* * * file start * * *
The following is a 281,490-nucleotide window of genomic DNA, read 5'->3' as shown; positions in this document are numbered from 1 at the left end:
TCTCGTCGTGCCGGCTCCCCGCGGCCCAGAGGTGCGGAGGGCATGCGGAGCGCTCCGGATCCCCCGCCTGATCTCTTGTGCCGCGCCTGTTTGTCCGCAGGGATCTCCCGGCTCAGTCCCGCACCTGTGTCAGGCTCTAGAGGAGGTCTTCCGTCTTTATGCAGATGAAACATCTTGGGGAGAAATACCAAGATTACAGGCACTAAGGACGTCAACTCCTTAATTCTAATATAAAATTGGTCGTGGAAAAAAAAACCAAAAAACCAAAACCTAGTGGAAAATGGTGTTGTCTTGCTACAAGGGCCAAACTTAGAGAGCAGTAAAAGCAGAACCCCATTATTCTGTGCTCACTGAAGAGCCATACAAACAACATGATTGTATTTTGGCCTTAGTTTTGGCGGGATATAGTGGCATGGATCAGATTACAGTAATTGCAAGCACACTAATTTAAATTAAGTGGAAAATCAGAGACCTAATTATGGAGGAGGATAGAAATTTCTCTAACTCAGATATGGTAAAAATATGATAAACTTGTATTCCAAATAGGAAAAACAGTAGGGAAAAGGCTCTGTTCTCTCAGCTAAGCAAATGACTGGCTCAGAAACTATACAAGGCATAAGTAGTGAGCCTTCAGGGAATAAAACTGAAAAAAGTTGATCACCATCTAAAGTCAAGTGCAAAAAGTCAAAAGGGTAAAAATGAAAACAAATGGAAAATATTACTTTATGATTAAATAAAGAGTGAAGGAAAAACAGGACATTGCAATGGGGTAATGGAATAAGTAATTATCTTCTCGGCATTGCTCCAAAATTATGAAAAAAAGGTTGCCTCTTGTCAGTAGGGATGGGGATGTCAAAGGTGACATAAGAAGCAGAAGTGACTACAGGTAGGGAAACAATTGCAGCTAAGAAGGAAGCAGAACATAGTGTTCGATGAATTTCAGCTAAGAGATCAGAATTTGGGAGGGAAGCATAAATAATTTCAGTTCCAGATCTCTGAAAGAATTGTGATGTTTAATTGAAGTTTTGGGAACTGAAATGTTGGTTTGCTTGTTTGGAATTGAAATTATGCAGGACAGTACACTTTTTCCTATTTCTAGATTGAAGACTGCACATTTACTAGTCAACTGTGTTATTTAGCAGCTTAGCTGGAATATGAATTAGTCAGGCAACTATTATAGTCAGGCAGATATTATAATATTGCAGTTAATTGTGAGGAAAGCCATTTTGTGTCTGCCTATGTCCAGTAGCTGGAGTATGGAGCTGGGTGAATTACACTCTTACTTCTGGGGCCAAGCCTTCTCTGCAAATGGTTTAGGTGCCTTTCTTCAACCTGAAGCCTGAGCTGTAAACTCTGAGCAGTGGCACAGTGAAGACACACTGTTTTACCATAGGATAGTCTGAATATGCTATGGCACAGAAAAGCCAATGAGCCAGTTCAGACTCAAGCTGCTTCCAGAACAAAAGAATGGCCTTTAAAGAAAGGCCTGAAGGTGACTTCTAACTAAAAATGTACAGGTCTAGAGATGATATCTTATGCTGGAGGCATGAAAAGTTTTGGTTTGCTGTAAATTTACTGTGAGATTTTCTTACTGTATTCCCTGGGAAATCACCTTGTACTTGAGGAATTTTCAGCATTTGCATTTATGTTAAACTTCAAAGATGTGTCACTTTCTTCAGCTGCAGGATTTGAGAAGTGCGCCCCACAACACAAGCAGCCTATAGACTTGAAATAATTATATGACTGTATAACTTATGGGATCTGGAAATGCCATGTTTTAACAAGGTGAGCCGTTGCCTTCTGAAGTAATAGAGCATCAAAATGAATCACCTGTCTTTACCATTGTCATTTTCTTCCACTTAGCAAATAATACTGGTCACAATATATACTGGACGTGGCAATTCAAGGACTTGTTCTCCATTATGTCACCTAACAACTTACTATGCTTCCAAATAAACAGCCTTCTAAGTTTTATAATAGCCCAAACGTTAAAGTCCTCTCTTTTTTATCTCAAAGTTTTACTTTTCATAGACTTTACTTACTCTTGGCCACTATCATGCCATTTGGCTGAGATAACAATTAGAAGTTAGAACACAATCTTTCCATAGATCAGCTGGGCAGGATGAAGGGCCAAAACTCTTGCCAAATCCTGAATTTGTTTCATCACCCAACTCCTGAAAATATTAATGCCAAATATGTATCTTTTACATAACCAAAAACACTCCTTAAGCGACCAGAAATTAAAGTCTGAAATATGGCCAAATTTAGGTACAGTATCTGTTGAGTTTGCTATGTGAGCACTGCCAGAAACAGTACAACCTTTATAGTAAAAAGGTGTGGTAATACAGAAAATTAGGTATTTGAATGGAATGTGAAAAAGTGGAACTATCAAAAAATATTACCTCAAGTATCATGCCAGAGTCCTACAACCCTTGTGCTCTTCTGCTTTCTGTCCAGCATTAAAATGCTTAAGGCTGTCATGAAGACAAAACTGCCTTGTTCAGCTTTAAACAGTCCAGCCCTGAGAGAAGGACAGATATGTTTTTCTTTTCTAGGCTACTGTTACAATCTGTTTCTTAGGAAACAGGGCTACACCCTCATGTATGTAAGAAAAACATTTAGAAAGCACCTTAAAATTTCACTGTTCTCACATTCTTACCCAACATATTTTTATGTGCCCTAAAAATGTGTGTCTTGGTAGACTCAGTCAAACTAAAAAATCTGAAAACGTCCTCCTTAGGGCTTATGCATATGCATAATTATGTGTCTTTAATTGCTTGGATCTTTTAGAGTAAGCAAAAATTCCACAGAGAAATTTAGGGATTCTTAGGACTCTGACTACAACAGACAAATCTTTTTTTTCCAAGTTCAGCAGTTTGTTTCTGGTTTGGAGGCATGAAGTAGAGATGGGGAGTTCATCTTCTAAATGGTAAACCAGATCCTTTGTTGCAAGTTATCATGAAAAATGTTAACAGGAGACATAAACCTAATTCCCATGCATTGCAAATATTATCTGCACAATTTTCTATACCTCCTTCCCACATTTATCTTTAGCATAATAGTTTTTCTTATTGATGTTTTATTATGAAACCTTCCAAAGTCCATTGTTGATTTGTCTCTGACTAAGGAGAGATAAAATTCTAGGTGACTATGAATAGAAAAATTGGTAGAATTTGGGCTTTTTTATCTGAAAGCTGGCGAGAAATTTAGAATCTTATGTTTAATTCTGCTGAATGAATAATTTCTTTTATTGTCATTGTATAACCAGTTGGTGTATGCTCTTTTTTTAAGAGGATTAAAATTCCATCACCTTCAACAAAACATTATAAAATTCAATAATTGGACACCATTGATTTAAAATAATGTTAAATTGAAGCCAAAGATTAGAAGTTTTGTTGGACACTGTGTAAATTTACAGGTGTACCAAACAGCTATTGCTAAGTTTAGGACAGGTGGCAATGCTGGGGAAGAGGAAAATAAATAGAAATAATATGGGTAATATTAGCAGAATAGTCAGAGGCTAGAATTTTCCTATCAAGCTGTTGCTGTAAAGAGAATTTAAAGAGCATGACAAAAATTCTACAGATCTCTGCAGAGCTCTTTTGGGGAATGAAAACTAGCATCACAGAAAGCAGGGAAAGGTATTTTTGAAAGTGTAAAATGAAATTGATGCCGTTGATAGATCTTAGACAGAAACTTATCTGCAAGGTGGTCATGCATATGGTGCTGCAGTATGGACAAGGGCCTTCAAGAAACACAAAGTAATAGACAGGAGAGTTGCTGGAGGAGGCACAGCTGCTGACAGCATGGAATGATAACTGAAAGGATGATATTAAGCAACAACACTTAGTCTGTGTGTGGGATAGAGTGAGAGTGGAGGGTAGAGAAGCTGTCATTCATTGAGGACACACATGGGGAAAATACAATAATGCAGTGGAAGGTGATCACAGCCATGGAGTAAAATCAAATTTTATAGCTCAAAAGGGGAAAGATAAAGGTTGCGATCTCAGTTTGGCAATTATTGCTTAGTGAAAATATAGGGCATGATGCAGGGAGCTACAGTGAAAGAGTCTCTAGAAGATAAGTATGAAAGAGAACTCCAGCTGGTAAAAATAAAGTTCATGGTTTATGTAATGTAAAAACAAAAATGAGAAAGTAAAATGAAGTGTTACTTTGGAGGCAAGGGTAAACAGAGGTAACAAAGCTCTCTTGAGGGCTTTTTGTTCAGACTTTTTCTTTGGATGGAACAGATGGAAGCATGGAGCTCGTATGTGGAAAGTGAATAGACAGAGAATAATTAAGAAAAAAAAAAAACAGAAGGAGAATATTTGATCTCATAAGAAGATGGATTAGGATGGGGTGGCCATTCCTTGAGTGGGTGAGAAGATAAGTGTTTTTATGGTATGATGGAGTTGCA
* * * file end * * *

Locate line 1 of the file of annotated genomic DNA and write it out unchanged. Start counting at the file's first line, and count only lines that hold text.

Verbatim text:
The following is a 281,490-nucleotide window of genomic DNA, read 5'->3' as shown; positions in this document are numbered from 1 at the left end: